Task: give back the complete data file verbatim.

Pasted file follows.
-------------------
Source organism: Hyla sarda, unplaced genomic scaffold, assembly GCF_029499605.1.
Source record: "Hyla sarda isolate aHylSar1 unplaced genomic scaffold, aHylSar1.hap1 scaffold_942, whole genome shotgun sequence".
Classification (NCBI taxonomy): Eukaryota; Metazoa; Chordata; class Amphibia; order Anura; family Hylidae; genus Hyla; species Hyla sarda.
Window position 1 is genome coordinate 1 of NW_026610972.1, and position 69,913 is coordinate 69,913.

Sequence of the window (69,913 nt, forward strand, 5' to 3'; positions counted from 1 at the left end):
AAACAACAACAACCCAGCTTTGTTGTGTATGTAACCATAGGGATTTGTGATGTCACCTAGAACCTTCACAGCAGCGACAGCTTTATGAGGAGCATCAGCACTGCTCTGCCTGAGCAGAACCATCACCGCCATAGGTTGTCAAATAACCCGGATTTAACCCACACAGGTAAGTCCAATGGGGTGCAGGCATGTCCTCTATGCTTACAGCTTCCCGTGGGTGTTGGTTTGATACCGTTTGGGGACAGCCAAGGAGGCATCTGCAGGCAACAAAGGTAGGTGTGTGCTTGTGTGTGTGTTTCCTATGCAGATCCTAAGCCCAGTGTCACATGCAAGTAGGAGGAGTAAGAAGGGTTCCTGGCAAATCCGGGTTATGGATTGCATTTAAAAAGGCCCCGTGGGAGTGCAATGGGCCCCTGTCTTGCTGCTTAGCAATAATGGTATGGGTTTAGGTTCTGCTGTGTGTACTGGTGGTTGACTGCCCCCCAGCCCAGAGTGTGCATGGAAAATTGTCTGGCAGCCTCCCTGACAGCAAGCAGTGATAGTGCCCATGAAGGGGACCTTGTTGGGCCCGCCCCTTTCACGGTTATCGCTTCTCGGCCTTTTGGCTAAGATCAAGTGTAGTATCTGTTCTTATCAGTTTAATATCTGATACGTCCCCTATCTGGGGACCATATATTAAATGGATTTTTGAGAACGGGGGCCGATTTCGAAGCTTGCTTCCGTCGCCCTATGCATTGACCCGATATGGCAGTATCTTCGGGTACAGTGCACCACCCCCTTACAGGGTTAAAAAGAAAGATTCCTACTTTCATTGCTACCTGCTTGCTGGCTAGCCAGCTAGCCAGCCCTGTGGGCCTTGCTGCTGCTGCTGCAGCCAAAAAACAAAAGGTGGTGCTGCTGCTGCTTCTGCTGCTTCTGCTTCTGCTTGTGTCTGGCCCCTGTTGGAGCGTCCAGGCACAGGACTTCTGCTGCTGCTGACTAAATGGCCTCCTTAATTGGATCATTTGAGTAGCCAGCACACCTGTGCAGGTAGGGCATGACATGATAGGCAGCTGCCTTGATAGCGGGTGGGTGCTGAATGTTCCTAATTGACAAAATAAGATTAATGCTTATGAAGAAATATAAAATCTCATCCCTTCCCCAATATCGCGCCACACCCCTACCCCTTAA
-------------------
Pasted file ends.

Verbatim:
Source organism: Hyla sarda, unplaced genomic scaffold, assembly GCF_029499605.1.
Source record: "Hyla sarda isolate aHylSar1 unplaced genomic scaffold, aHylSar1.hap1 scaffold_942, whole genome shotgun sequence".
Classification (NCBI taxonomy): Eukaryota; Metazoa; Chordata; class Amphibia; order Anura; family Hylidae; genus Hyla; species Hyla sarda.
Window position 1 is genome coordinate 1 of NW_026610972.1, and position 69,913 is coordinate 69,913.

Sequence of the window (69,913 nt, forward strand, 5' to 3'; positions counted from 1 at the left end):
AAACAACAACAACCCAGCTTTGTTGTGTATGTAACCATAGGGATTTGTGATGTCACCTAGAACCTTCACAGCAGCGACAGCTTTATGAGGAGCATCAGCACTGCTCTGCCTGAGCAGAACCATCACCGCCATAGGTTGTCAAATAACCCGGATTTAACCCACACAGGTAAGTCCAATGGGGTGCAGGCATGTCCTCTATGCTTACAGCTTCCCGTGGGTGTTGGTTTGATACCGTTTGGGGACAGCCAAGGAGGCATCTGCAGGCAACAAAGGTAGGTGTGTGCTTGTGTGTGTGTTTCCTATGCAGATCCTAAGCCCAGTGTCACATGCAAGTAGGAGGAGTAAGAAGGGTTCCTGGCAAATCCGGGTTATGGATTGCATTTAAAAAGGCCCCGTGGGAGTGCAATGGGCCCCTGTCTTGCTGCTTAGCAATAATGGTATGGGTTTAGGTTCTGCTGTGTGTACTGGTGGTTGACTGCCCCCCAGCCCAGAGTGTGCATGGAAAATTGTCTGGCAGCCTCCCTGACAGCAAGCAGTGATAGTGCCCATGAAGGGGACCTTGTTGGGCCCGCCCCTTTCACGGTTATCGCTTCTCGGCCTTTTGGCTAAGATCAAGTGTAGTATCTGTTCTTATCAGTTTAATATCTGATACGTCCCCTATCTGGGGACCATATATTAAATGGATTTTTGAGAACGGGGGCCGATTTCGAAGCTTGCTTCCGTCGCCCTATGCATTGACCCGATATGGCAGTATCTTCGGGTACAGTGCACCACCCCCTTACAGGGTTAAAAAGAAAGATTCCTACTTTCATTGCTACCTGCTTGCTGGCTAGCCAGCTAGCCAGCCCTGTGGGCCTTGCTGCTGCTGCTGCAGCCAAAAAACAAAAGGTGGTGCTGCTGCTGCTTCTGCTGCTTCTGCTTCTGCTTGTGTCTGGCCCCTGTTGGAGCGTCCAGGCACAGGACTTCTGCTGCTGCTGACTAAATGGCCTCCTTAATTGGATCATTTGAGTAGCCAGCACACCTGTGCAGGTAGGGCATGACATGATAGGCAGCTGCCTTGATAGCGGGTGGGTGCTGAATGTTCCTAATTGACAAAATAAGATTAATGCTTATGAAGAAATATAAAATCTCATCCCTTCCCCAATATCGCGCCACACCCCTACCCCTTAA